The reports were presented by Mark Gray, a familiar face in Bulgaria and Romania, as in his spokesperson capacity he has been conveying messages to those countries governments over the last seven years. Romania and Bulgaria are the only EU members to be monitored under a so-called Cooperation and Verification Mechanism, or CVM, in reforming their law-enforcement (see background).
The report on Romania covers a 12-month period, while Bulgaria’s report covers 18 months. The reason is that 2012 for Romania was described as “annus horribilis”, due to the power struggle between the country’s president Traian Băsescu and the leftist government of prime minister Victor Ponta.
At that time, Commission President José Manuel Barroso went as far as saying that Romania had shaken EU’s trust. So the Commission issued one more report on Romania in January 2013, skipping the effort vis-à-vis Bulgaria.
But now the situation looks reversed, with Bulgaria being told that it broke its EU partners confidence over the attempt to appoint a controversial businessman as chief of the country’s State Agency for National Security (DANS), while Romania’s effort to reform received appraisal.
In a communiqué, Barroso is quoted as saying that the new report shows that Romania has taken “some significant steps”.
“Many people in the key judicial and integrity institutions have shown a real commitment to reform,” the Commission president said, adding that the report also shows a “not straightforward” progress and that “advances in one area can be negated by setbacks elsewhere”.
“I hope this report will clearly highlight what still needs to be done to pursue and consolidate reform and ensure a positive and sustainable trend," Barroso continued.
In comparison, the Commission president diplomatically regretted the lack of commitment to enforce the rule of law in Bulgaria, and added that “a political commitment to this approach, as well as concrete and practical measures in the short term, is the best way to bring the process forward”.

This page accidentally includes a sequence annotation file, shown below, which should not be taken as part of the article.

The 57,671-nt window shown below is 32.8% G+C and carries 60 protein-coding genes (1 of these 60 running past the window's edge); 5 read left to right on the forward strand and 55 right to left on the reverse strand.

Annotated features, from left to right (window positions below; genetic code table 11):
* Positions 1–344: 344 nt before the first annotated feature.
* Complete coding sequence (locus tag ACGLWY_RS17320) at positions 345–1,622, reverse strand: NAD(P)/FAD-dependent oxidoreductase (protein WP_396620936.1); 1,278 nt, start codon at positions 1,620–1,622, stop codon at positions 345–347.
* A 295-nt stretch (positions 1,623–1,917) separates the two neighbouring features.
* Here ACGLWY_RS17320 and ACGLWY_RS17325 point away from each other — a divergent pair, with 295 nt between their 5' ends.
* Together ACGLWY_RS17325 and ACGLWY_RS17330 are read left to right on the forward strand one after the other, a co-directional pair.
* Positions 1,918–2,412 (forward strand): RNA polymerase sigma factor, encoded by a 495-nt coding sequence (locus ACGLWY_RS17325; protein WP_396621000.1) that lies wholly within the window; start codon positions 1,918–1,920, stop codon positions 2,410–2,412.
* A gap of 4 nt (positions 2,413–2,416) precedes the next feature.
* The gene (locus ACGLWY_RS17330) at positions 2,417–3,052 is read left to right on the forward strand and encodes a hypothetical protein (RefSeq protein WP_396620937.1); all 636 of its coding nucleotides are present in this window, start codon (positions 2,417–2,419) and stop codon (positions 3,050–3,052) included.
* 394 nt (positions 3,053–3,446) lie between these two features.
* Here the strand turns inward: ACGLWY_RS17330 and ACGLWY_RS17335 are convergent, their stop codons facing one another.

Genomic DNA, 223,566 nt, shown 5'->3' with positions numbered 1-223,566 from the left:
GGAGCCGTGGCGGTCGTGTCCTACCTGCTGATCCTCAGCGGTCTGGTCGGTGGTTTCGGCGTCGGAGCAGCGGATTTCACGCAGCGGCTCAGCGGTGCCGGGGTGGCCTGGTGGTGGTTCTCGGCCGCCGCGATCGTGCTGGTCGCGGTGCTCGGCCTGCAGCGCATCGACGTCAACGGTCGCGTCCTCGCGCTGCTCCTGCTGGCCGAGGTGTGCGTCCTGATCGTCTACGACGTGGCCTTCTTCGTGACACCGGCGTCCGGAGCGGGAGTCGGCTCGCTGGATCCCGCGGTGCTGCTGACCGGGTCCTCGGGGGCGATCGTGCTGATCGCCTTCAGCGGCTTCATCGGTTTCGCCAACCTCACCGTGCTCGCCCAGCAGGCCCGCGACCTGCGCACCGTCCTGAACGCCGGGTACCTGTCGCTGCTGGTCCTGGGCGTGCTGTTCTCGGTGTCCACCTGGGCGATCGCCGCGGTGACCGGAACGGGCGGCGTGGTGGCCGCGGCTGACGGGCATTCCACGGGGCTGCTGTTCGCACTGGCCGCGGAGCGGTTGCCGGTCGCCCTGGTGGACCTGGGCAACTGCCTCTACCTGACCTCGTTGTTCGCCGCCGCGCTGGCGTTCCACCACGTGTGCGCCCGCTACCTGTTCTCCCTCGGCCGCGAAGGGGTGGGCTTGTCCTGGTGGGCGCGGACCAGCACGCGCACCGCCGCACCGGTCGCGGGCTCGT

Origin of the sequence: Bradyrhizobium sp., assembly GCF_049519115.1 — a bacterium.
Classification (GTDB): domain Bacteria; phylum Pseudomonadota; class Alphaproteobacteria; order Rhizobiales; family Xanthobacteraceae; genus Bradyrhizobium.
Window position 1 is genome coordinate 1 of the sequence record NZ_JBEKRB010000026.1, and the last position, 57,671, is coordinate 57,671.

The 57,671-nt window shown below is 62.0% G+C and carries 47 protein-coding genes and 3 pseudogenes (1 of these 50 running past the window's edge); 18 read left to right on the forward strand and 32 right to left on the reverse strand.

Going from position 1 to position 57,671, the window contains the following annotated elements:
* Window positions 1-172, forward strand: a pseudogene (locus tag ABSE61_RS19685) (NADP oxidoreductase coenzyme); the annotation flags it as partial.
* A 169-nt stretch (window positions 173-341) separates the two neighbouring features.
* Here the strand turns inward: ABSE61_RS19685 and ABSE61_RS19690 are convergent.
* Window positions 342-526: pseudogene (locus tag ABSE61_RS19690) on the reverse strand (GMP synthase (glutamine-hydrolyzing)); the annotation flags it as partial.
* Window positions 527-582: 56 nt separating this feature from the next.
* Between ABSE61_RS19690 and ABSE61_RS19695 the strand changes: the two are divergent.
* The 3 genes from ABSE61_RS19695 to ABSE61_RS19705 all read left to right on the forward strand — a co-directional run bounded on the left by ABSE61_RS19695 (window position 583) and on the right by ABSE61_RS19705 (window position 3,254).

In the past, the Commission has been much more generous to Bulgaria, stressing in 2010 that it saw “political will” and a “strong momentum of reform”.
Asked by EurActiv to explain how the Commission made those political assessments about the presence or the lack of “political will”, European Commission spokesperson Mark Gray noted there was a discrepancy between the evaluation done five years after Bulgaria and Romania’s EU accession and the one that done more recently.
He added that the report cannot be seen as an assessment of the current government as it covers a period of 18-months, as three different cabinets have been in office in Bulgaria.
Regarding Romania, Gray stressed that the country had made progress in many areas and that the track record of the key judicial and integrity institutions had remained positive, “even in sometimes difficult circumstances”.
Gray alludes to an attempt of the Romanian parliament last December to amend the country’s criminal code, by introducing a so-called “super-immunity bill”, sheltering MPs from corruption charges. Although the attempt did not succeed, as it proved unconstitutional, it raised eyebrows in Brussels.
The spokesperson also said that necessary and long-awaited legislative changes have remained on track and the spirit of cooperation between judicial institutions and the Ministry of Justice was helping managerial issues to be tackled.
“In this sense, the situation is benefitting from the calmer political atmosphere since spring 2013”, Gray said.
However, the Romania report expresses concerns about judicial independence and the appointment of key figures in law-enforcing show a mixed picture, Gray said.
The next Commission reports will come in one year’s time.